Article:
Adaptive Seeds

Other Grains

Showing all 13 results

  • Barley, Condor Hulless (Organic)

    Barley, Condor Hulless (Organic)

    Hordeum vulgare.

    Two-rowed hulless barley developed by Alberta Agriculture Crop Research and released in 1989. Threshes easily and thoroughly, making it a good choice for homestead production to be used either cooked whole or milling into flour, though it was developed as a feed barley. Protein content averages just under 15%, making it a full 2–2.5% higher than standard hulled cultivars. A spring planted variety that is a few days earlier and higher yielding than many others. Our seed came from Tim Peters, who probably got it from USDA-GRIN.

  • Föckinghauser Barley

    Barley, Föckinghauser (Organic)

    Hordeum vulgare.

    A 2-row German hulled barley that can be used for malting or animal feed. This barley was picked out of a bag of Föckinghauser Oats that we collected in Germany. Andrew was excited for the barley’s sneaky way of contaminating the bag of oats because he wants to one day grow German malting barley for his own specialty malts for home brew. Malting and toasting small amounts of barley in the oven is an excellent addition to a home brew batch. It fills the house with a delicious aroma, and the rich freshness is imparted to the beer. Spring sow March through May.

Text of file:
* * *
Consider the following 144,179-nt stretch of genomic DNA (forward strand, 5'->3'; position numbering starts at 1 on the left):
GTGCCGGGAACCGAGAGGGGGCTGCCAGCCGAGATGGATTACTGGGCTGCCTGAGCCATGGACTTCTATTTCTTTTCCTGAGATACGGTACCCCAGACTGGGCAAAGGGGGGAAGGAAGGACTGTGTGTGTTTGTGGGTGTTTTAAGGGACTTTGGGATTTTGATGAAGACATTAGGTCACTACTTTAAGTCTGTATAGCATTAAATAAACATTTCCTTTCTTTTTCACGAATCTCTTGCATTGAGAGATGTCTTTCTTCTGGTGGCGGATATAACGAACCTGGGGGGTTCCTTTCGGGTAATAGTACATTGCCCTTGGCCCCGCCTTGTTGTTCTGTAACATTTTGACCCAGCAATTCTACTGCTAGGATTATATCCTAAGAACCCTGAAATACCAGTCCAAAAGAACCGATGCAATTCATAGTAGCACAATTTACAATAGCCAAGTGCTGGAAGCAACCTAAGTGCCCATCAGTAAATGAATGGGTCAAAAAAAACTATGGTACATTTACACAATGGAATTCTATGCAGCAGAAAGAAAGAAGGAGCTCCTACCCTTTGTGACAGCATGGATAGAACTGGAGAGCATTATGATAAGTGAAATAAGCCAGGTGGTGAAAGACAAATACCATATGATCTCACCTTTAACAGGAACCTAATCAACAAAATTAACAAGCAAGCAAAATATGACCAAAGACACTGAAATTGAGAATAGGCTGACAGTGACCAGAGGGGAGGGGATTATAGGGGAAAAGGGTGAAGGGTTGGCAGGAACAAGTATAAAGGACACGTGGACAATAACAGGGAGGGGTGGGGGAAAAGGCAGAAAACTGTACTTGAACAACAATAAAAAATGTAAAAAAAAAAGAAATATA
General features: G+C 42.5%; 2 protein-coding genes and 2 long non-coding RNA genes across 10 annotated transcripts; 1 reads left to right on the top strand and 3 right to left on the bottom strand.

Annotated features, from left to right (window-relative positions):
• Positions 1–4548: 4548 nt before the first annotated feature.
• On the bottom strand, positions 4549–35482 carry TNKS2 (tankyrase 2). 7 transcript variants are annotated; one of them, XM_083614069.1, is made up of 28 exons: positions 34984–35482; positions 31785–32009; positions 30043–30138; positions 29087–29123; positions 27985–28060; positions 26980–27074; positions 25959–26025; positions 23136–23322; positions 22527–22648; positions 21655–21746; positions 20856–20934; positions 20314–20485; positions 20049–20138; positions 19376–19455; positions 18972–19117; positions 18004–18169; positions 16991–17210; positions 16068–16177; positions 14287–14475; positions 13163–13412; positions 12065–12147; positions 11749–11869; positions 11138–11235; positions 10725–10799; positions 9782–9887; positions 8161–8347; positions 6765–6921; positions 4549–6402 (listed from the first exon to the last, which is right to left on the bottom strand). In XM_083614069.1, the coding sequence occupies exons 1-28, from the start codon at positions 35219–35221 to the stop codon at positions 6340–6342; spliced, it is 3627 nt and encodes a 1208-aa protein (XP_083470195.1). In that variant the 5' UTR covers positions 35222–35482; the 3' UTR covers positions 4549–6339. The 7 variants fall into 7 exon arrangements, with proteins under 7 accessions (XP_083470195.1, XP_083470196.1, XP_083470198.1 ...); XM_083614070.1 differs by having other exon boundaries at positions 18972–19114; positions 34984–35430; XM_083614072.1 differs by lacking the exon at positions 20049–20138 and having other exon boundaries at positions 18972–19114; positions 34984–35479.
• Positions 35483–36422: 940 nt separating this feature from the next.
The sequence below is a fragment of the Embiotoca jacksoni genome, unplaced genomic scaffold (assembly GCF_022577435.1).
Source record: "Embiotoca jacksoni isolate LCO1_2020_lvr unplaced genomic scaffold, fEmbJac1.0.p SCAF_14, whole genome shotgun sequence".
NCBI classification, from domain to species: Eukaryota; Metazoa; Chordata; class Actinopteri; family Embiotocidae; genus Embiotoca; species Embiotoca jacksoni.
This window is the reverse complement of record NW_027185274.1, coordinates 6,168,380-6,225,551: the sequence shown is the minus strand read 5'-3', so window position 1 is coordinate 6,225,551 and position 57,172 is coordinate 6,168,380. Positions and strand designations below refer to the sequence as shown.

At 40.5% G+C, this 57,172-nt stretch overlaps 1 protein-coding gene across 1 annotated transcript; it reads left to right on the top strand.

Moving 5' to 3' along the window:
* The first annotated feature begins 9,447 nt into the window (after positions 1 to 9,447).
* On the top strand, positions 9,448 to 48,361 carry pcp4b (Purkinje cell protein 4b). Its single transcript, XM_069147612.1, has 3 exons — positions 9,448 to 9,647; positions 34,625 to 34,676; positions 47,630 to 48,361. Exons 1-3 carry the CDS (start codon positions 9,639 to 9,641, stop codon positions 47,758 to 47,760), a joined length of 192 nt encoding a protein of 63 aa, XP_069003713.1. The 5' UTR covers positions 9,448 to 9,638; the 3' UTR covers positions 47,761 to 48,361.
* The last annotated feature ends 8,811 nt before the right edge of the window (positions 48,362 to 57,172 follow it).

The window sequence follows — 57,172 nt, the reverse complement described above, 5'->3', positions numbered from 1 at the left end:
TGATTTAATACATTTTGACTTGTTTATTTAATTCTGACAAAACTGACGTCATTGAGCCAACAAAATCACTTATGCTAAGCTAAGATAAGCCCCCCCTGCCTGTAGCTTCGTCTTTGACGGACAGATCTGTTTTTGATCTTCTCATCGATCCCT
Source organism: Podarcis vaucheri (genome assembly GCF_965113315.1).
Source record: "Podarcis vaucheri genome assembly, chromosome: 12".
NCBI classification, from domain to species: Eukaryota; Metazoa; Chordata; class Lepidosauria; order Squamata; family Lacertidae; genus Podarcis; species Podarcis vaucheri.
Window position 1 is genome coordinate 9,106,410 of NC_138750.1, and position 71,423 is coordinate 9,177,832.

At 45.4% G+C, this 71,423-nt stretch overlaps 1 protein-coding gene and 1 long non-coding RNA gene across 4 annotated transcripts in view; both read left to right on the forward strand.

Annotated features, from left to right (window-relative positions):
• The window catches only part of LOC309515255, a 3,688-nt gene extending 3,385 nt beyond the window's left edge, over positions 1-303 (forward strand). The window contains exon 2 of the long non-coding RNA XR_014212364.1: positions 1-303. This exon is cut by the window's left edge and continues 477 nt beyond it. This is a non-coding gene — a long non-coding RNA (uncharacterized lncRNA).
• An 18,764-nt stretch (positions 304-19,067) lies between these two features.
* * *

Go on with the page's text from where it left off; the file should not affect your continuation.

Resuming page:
• Barley, Lawina Hulless (Organic)

    Barley, Lawina Hulless (Organic)

    Hordeum vulgare.

    This tasty hulless barley performed well for us from spring sowings. Short plants produce 2-rowed heads that thresh easily but don’t shatter. Hulless barley is a good bioregionally appropriate substitute for rice, as it produces well, is easy to process, and cooks up into a tasty, wholesome whole grain. Lawina was our golden barley variety of choice when we produced grain for market. We obtained this variety from the breeder, Karl-Josef Müller, on our first Seed Ambassadors trip to Germany.

  • Barley, Purple Hulless Improved

    Barley, Purple Hulless Improved

    Hordeum vulgare.